Music’s ‘Girls on Film’ Share Secrets to Success at REBOOT Industry Workshop for Women
Say yes a lot, do your homework on projects in development and think twice about starting out as an assistant.
Those were some of the pro tips shared at the fourth installment of the REBOOT women’s empowerment workshop series hosted by Pulse Music Group.
During the recent two-hour panel, Kara Foley, senior director, film & TV for Pulse, spoke with a group that included composer, producer and songwriter Morgan Kibby; Pulse Music Group President, head of creative Maria Egan; Universal Pictures Executive Vice President of film music Rachel Levy; STARZ VP of music, business, and creative affairs Janine Scalise Boyd; and Rochelle Holguin, vp of creative music strategy for Viacom Brands. The team discussed their biggest challenges as women in music and dished out advice for those looking to break into the TV and film world.
Here are some of the highlights:
Camp Pays Off
Pulse Music recently teamed up with STARZ to host an all-female songwriting camp that featured mainly Latina songwriters, producers and engineers. During the two-day event, participants pitched tracks for specific scenes the television show Vida‘s second season. Foley and Boyd shared the results: “We had seven songs created and four out of the seven are being used,” said Boyd.
Holguin said that she’s benefited greatly from being her own champion, “especially when you are leading a team and you are a woman and you want to give credit to you team but also stand up for yourself and say, ‘No. I brought that and I led it.'” The executive also admitted that throughout the years, she’s personally found it hard as a female to try and take credit for her own work. “Since we are fueled by emotion, we have a tendency to want to spread the love; versus with a man, they don’t tend to think that way. As a woman, you think of other females and how it will be received and discount yourself in some respect,” she said.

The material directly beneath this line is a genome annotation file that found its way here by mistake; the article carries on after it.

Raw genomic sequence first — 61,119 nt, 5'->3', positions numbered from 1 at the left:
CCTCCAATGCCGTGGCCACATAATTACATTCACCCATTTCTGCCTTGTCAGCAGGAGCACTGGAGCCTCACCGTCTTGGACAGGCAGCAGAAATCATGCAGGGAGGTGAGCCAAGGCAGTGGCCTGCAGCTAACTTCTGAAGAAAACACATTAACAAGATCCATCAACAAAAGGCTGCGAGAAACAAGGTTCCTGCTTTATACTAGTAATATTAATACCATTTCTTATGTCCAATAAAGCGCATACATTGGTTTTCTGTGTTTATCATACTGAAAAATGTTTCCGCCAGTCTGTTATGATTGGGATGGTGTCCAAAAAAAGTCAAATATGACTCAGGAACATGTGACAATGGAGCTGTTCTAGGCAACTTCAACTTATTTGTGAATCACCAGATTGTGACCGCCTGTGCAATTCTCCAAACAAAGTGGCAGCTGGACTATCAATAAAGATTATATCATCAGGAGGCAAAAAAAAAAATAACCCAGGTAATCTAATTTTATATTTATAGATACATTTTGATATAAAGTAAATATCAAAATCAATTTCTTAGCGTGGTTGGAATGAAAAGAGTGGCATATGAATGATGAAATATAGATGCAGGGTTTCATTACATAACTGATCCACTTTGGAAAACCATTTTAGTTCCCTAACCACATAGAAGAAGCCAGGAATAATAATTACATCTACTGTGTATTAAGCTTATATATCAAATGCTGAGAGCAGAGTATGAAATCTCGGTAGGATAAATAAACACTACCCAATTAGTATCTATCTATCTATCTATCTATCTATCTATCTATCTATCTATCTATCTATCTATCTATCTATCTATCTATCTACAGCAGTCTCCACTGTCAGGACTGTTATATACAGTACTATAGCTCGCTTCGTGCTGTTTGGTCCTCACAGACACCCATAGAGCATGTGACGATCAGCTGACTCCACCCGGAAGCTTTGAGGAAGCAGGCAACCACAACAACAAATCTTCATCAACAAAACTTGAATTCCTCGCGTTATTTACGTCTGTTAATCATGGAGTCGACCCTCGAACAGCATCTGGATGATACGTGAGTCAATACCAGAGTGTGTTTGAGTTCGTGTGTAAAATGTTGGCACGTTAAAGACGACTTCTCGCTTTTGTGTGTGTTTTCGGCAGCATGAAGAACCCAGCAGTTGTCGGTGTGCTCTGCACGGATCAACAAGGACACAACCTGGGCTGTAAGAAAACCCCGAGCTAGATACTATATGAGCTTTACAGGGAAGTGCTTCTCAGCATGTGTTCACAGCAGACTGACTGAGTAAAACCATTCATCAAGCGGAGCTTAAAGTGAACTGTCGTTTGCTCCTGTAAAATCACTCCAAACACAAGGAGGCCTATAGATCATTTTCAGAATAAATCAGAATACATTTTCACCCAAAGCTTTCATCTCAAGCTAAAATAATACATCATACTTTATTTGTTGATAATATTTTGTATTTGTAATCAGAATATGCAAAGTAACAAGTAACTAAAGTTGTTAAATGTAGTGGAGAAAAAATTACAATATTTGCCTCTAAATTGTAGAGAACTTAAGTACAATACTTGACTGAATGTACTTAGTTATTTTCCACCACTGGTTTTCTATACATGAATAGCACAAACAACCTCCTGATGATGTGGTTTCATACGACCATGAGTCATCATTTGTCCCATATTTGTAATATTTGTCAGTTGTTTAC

Kibby said her biggest challenge has been to be taken seriously. “If you think it’s bad for female producers, it is so much worse than female composers,” she said.
Fighting the Snowball Effect
“I think there is a subconscious cultural assumption that we just don’t operate on the technical side of that profession,” Kibby added, noting that trying to break in without any credits is a catch-22. “If I don’t have the credit, I can’t get the studio film but then how do I get the credit? It snowballs and then you find yourself in a situation where you have been working for years and sometimes you can’t get over that lip of getting to the next level.”
Kibby suggested finding the females in power willing to take a chance on you. She raved about the Alliance for Female Composers, which has been instrumental in championing the work of herself and her female colleagues in the composing space. “They are very vocal about the fact that we can make noise: ‘Hi! There are female composers and here is a list of them.’ They have a wonderful directory you can go through,” she explained.